No one will argue that Artificial Intelligence has taken great strides in past years. Thanks to AI we’re getting targeted and personalized ads, becoming better in education, healthcare, agriculture and whatnot.
So what’s preventing Artificial Intelligence from taking the next big leap? Maybe it’s intelligence.
Fact of the matter is, AI algorithms are becoming very smart and efficient at doing specific tasks, but they’re not smart enough to explain their decisions. And neither can their creators.
How does that amount to a problem? It doesn’t, as long as AI is making suggestions and not decisions. So for things such as advertisements and purchase suggestions, it’s okay to put the robots in charge. Even in domains such as diagnosis and treatment of illness, AI can make some very good recommendations and help physicians in making decisions about patient treatment. AI can help glean traffic patterns and make recommendations about reducing congestion in cities. And in fact, this has so far been enough to disrupt the employment landscape.
But when it comes to making critical decisions, we’re still not ready to put autonomous AI-powered systems in full control. Because everyone makes mistakes, whether human or not. And if those mistakes have critical and fatal consequences, someone will have to be held to account.
But there are a lot of fields where automation has already fully replaced humans. Manufacturing is just one of the examples. And those systems go awry often enough. In fact, if well-trained, the margin of error of Artificial Intelligence is negligible. For instance, self-driving cars are bound to reduce road accidents by over 90 percent. So what makes AI any different from other software?
Transparency—or opacity, depending on your perspective.
Past generations of software were totally transparent. Everything relied on source code, which could be examined to determine the cause of errors. Open source software are available to all for scrutiny. Even close sourced software can be reverse-engineered, and if not, can be opened for examination with the right legal warrant. So if a software stops working as it should and causes damage, it’s relatively easy to determine culpability. Investigators can determine whether the user was to blame for misusing the application, or if the developer was responsible for not fixing the bugs.
Things are not so clearcut with Artificial Intelligence. Developers create algorithms, provide them with data, train them, and then let them learn on their own. Those algorithms usually end up finding patterns and tricks that even their creators can’t fathom. They become opaque, as engineers will say. Alpha Go, the famous google AI that beat the world champion at the ancient board game Go, made moves that left its creators (and the world) stunned.
And therein lies the problem. No one will object if Alpha Go makes a wrong move, or if the most sophisticated advertisement algorithm makes a bad suggestion. The media will talk when Google Photos labels black people as gorillas, or when an AI judge favors white contestants in a beauty contest. Microsoft’s disastrous chatbot will be remembered as a bad joke. But no one gets hurt (at least not seriously) from these systems and so we shrug off their mistakes.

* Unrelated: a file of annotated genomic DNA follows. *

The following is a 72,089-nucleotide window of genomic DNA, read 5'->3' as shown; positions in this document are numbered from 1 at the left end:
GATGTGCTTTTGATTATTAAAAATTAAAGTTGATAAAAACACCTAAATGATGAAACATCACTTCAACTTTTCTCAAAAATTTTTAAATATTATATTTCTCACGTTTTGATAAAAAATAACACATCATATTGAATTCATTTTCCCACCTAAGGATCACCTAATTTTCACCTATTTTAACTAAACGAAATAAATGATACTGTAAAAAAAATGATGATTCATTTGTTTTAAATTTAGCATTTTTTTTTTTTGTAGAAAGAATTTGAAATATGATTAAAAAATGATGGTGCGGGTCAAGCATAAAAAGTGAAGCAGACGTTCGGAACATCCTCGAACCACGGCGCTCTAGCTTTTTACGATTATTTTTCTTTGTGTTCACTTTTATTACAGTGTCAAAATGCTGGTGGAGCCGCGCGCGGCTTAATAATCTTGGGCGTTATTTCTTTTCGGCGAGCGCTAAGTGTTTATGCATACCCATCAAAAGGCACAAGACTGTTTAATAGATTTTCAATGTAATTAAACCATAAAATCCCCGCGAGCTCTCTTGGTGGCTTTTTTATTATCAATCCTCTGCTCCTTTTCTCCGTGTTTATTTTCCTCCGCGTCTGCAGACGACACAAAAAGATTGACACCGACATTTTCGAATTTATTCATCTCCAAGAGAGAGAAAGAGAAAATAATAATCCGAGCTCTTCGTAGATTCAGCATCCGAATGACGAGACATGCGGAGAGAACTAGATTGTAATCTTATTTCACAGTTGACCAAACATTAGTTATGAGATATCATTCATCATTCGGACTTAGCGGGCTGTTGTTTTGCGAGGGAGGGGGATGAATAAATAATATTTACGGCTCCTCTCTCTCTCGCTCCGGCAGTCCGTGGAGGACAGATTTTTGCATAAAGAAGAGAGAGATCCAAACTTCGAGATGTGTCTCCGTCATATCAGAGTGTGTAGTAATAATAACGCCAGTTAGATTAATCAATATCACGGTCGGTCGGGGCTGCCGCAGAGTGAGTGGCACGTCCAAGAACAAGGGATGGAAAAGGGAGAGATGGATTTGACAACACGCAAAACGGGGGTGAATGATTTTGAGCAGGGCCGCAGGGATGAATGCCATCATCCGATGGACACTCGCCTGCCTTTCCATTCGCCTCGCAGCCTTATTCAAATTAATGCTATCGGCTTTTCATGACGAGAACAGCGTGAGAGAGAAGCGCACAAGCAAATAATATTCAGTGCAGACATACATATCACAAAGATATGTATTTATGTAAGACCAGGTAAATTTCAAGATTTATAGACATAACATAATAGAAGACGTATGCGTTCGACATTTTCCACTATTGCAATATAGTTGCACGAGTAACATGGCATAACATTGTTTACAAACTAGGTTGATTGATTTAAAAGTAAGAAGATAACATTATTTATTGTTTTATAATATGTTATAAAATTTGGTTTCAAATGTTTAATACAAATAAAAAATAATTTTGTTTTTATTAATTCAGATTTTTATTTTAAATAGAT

But what about more critical circumstances? What happens to those 10 percent fatalities that self-driving cars can’t prevent? Who will explain why a self-driving car ran over a pedestrian, even the probability is near zero? Who will be held to account? The engineers will say that they can’t explain every decision their product makes. The driver—if the owner can be called that at all—will have no control over the situation. The car, which made the act, is mum.
The same criticality can be extrapolated to other situations such as healthcare, crime fighting and law. Mistakes in those fields can have social, political, and even fatal repercussions. And while humans make mistakes all the time, and at an even more frequent rate than machines, they take responsibilities for their mistakes, got to court, stand trial, pay fines, go to jail.
So where do we move from here? First, we need more transparency. This means AI developers should make sure both the software artifacts (source code, components…) and the data science (stats, formulas, math…) that powers their products are open to scrutiny. This goes against the current norm, which is to keep secrets away from prying eyes. Fortunately, we’re seeing some systematic efforts in this field. But more needs to be done.
Naturally, not everything can be made completely transparent, especially where deep learning is involved. There’ll still be some major opacity where complex functionalities are involved. So second, I strongly believe that in those cases, humans should still be in exclusive charge. AI systems can act as complementary to human efforts, providing experts with research results, patterns, and useful data and helping them in making critical decisions. The point is, the red button must be pressed by someone who can assume responsibility for their actions.
Things will not stay this way forever. Artificial General Intelligence is just around the corner (but we’ve been saying this for quite a while), and when it becomes a reality, we’ll have robots and machines that can reason, make decisions, explain those decisions and bear the consequences. Some say it’ll take decades. Others say it’ll never come.
Until it does though, AI will still have to take a back seat and let the grownups decide.